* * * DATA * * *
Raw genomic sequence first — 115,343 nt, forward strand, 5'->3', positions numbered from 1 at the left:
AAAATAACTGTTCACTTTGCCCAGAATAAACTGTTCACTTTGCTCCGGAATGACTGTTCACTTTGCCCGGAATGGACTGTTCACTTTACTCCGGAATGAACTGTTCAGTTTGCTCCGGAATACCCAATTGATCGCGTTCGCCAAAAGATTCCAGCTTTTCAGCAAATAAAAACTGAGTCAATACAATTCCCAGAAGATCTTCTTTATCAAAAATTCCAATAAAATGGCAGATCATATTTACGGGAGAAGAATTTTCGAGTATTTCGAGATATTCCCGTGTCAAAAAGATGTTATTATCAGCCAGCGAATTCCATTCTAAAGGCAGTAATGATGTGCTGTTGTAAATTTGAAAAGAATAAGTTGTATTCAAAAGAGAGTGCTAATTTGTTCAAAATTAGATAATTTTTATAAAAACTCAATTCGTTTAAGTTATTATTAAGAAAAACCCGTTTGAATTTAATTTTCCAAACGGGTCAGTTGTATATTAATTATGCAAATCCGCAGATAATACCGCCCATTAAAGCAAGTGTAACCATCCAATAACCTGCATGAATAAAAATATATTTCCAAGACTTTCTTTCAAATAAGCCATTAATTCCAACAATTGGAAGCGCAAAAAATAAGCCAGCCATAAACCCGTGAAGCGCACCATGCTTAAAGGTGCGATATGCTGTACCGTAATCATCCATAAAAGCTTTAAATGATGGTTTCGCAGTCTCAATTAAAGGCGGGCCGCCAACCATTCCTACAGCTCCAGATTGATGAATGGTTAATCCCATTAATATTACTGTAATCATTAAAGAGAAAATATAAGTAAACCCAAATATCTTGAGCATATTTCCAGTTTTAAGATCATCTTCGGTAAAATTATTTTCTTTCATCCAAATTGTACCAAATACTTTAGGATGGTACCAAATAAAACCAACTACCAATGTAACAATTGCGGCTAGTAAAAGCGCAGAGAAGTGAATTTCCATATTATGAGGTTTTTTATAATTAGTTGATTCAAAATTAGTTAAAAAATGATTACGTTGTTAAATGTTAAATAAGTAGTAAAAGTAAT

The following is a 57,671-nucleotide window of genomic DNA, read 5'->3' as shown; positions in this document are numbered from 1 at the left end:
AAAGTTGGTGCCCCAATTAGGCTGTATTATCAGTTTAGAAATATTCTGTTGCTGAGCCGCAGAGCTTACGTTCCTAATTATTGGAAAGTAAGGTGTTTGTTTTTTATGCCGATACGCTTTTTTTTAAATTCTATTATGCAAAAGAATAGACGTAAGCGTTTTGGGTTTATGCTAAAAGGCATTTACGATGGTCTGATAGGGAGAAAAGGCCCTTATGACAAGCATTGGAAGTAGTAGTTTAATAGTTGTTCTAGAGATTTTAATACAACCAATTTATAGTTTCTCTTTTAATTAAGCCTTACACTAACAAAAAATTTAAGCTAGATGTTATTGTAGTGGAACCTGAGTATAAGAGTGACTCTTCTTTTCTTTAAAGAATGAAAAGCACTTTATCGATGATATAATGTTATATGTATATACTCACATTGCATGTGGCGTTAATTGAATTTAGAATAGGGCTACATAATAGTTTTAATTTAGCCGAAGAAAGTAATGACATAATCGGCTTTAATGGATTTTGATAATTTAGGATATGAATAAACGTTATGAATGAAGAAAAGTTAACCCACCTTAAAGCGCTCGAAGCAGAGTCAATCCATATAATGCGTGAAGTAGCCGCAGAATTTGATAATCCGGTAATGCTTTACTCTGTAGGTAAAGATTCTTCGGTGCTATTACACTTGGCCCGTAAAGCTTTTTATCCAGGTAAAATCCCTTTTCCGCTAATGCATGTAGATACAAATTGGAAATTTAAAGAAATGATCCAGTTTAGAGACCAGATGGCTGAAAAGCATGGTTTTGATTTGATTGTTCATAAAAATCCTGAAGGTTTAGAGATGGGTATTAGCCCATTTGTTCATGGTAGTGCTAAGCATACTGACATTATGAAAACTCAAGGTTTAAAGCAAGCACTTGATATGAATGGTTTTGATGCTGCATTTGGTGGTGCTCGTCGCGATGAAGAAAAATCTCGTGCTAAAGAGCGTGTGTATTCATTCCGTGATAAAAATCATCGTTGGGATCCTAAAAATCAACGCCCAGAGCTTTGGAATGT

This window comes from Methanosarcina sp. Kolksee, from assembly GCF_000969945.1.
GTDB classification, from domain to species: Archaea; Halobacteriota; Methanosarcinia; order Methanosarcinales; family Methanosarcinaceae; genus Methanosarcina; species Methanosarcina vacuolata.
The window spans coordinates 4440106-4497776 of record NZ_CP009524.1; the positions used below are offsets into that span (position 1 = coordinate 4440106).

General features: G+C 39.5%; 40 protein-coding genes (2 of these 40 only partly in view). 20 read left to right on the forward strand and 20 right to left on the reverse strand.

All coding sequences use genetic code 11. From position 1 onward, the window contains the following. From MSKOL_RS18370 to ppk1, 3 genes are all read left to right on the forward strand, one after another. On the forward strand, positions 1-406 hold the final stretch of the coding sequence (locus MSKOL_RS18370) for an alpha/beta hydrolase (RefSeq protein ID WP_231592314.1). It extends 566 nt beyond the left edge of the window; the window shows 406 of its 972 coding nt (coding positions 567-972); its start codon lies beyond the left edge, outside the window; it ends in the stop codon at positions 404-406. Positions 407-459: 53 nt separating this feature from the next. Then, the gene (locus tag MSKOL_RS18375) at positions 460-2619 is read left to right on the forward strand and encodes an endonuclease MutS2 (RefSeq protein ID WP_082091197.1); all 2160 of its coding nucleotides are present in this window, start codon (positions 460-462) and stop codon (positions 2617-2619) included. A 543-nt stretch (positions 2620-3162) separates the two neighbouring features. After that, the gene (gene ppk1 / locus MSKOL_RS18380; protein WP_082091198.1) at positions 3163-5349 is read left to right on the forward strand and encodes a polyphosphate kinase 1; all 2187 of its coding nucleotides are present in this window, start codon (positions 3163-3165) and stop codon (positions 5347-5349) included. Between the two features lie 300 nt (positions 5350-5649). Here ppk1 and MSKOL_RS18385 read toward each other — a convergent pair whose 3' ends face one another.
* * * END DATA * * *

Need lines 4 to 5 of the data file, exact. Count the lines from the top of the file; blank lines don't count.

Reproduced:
AAAGTTGGTGCCCCAATTAGGCTGTATTATCAGTTTAGAAATATTCTGTTGCTGAGCCGCAGAGCTTACGTTCCTAATTATTGGAAAGTAAGGTGTTTGTTTTTTATGCCGATACGCTTTTTTTTAAATTCTATTATGCAAAAGAATAGACGTAAGCGTTTTGGGTTTATGCTAAAAGGCATTTACGATGGTCTGATAGGGAGAAAAGGCCCTTATGACAAGCATTGGAAGTAGTAGTTTAATAGTTGTTCTAGAGATTTTAATACAACCAATTTATAGTTTCTCTTTTAATTAAGCCTTACACTAACAAAAAATTTAAGCTAGATGTTATTGTAGTGGAACCTGAGTATAAGAGTGACTCTTCTTTTCTTTAAAGAATGAAAAGCACTTTATCGATGATATAATGTTATATGTATATACTCACATTGCATGTGGCGTTAATTGAATTTAGAATAGGGCTACATAATAGTTTTAATTTAGCCGAAGAAAGTAATGACATAATCGGCTTTAATGGATTTTGATAATTTAGGATATGAATAAACGTTATGAATGAAGAAAAGTTAACCCACCTTAAAGCGCTCGAAGCAGAGTCAATCCATATAATGCGTGAAGTAGCCGCAGAATTTGATAATCCGGTAATGCTTTACTCTGTAGGTAAAGATTCTTCGGTGCTATTACACTTGGCCCGTAAAGCTTTTTATCCAGGTAAAATCCCTTTTCCGCTAATGCATGTAGATACAAATTGGAAATTTAAAGAAATGATCCAGTTTAGAGACCAGATGGCTGAAAAGCATGGTTTTGATTTGATTGTTCATAAAAATCCTGAAGGTTTAGAGATGGGTATTAGCCCATTTGTTCATGGTAGTGCTAAGCATACTGACATTATGAAAACTCAAGGTTTAAAGCAAGCACTTGATATGAATGGTTTTGATGCTGCATTTGGTGGTGCTCGTCGCGATGAAGAAAAATCTCGTGCTAAAGAGCGTGTGTATTCATTCCGTGATAAAAATCATCGTTGGGATCCTAAAAATCAACGCCCAGAGCTTTGGAATGT

This window comes from Methanosarcina sp. Kolksee, from assembly GCF_000969945.1.